ECB holds rates and says growth risks starting to grip
The European Central Bank left interest rates unchanged on Thursday and insisted inflation was still its key fear even though risks to growth were taking hold, prompting markets to scrap bets on rates rising again this year.
ECB President Jean-Claude Trichet said growth in mid-2008 would be substantially weaker than at the start of the year and the central bank had only partially anticipated the scope of the slowdown. “The latest economic data point to a weakening of real GDP growth in mid-2008, which in part was expected,” Trichet said in a news conference after the ECB left rates at a near seven-year high of 4.25%. “We are identifying downside risks since a number of months, and I would say that the information that we had very clearly suggests the materialization of those risks,” he added, citing higher food and oil prices and a global growth downturn.
Last month the ECB raised rates by a quarter percentage point, the first rise in more than a year, and Trichet said that data since then had vindicated this decision. He confirmed the ECB’s stance of “no bias” on monetary policy and no pre-commitment on future rate moves, and said that the current level of interest rates was helping to get inflation back under control. The biggest change in the ECB’s assessment was on the growth outlook, after many indicators dropped to levels last seen in 2003, when ECB rates were at their all-time low of 2% and economic growth fell to just 0.4%.
Many economists think output has been falling in recent months, and Trichet repeatedly sidestepped questions about whether the ECB now saw a euro zone recession. Fresh ECB staff projections would be published next month and he did not want to go past previous predictions of a “trough” in growth in the second and third quarters, he said. As growth data weakened over the past month, analysts had steadily discounted the likelihood of any further rate rises this year, and Trichet’s gloomy comments reinforced their mood. “The main development over the past month seems to be that the ECB is more downbeat about the euro zone’s current growth situation and the outlook,” economist Howard Archer from consultancy Global Insight said. “Unchanged interest rates seem highly likely in the near term at least as Mr Trichet indicated that the ECB continues to hold a neutral stance.”
The euro weakened against the dollar after Trichet’s growth remarks, and euro zone government bond and interest rate futures rallied as traders dropped any chance of more rate tightening this year. Poor profit results from firms including French insurance giant AXA and Germany’s Dresdner Bank added to the downbeat mood on markets.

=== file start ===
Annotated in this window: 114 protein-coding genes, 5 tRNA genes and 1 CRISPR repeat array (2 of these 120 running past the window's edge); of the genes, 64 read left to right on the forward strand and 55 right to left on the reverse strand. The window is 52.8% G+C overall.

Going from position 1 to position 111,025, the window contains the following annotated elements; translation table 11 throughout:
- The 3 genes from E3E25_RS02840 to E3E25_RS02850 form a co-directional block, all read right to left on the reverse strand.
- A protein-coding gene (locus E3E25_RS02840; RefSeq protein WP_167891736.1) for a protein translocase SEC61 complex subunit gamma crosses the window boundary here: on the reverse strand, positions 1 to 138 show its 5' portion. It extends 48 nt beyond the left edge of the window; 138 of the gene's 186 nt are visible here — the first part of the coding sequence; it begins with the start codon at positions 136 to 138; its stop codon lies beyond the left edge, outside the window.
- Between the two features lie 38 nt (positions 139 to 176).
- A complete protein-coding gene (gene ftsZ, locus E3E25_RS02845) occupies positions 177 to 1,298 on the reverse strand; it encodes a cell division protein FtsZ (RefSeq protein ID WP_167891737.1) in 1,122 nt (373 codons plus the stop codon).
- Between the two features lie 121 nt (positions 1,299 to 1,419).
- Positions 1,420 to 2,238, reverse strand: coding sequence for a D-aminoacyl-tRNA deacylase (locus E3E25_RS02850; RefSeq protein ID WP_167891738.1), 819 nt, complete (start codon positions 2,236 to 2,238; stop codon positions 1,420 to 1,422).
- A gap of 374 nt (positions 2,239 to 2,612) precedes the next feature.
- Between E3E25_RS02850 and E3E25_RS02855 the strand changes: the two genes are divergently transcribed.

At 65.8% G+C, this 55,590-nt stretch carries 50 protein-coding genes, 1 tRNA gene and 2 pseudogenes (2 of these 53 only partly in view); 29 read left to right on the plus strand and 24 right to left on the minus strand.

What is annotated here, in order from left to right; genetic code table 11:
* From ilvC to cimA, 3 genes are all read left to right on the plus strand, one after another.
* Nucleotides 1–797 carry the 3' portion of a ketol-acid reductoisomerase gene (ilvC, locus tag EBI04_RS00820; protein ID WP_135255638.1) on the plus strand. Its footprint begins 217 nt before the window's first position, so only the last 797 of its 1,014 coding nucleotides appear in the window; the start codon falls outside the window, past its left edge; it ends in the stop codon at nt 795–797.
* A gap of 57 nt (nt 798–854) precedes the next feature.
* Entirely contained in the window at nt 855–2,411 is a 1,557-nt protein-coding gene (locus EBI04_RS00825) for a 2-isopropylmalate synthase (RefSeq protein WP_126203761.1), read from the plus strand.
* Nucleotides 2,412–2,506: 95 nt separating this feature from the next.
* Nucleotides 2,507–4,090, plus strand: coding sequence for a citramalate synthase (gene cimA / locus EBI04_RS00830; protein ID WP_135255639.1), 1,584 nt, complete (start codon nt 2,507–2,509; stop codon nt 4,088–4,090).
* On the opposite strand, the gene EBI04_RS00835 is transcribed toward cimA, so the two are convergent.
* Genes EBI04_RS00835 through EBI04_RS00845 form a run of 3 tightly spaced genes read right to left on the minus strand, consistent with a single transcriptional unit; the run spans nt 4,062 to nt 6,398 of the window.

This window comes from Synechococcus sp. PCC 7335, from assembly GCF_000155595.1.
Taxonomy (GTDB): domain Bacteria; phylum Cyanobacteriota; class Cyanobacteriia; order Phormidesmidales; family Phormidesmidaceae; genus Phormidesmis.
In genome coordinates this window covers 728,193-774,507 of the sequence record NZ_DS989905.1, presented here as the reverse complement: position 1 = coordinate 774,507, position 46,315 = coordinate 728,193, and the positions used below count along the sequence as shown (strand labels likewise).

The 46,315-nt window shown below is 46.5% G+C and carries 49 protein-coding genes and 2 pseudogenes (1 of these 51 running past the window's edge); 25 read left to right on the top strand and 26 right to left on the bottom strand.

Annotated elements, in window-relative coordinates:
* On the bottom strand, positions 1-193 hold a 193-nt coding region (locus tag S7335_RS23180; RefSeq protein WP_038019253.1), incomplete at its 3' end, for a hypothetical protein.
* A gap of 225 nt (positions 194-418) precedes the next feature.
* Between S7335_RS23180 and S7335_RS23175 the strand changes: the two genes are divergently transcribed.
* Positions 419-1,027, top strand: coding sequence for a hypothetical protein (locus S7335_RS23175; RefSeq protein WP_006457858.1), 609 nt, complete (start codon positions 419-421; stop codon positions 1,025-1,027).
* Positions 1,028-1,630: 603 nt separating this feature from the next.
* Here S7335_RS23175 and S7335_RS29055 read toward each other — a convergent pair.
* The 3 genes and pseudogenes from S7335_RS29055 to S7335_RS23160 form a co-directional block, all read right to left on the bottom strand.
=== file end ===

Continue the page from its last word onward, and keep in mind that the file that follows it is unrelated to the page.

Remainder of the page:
Nonetheless, the ECB’s main job is to keep inflation just below 2%, and with price growth running at a record 4.1% in July, Trichet stressed that the bank had not taken its eye off the ball. “This worrying level of inflation rates results largely from both direct and indirect effects of past sharp increases in energy and food prices at the global level,” he said. “We have one needle in our compass and we take absolutely all the information that (is) pertinent to identify the risks for inflation in the months and years to come.”
Inflation was likely to remain above-target for a long time, he conceded. In June, ECB staff forecast that inflation would average 3.4% in 2008 and 2.4% in 2009, though since then oil prices spiked up to nearly $150 a barrel before falling to below $120. “The peak of the price of oil and commodities was very abnormal and not corresponding to equilibrium in price. But we will see what happens,” Trichet said. “‘Volatile’ captures pretty well the evolution that we have seen in the most recent period.”
The ECB was especially concerned that firms were passing on higher raw material costs rather than settling for lower profits, and that workers did not accept a falling standard of living as oil prices rose. “Risks to price stability ... remain clearly on the upside and have increased over the past few months,” Trichet said, declining to answer questions about whether slower growth would take the heat out of inflation pressures.
In Germany, long a bastion of wage restraint, national flag-carrier Lufthansa had to cancel a fifth of flights on Thursday as wage disputes drag on. (Reuters)
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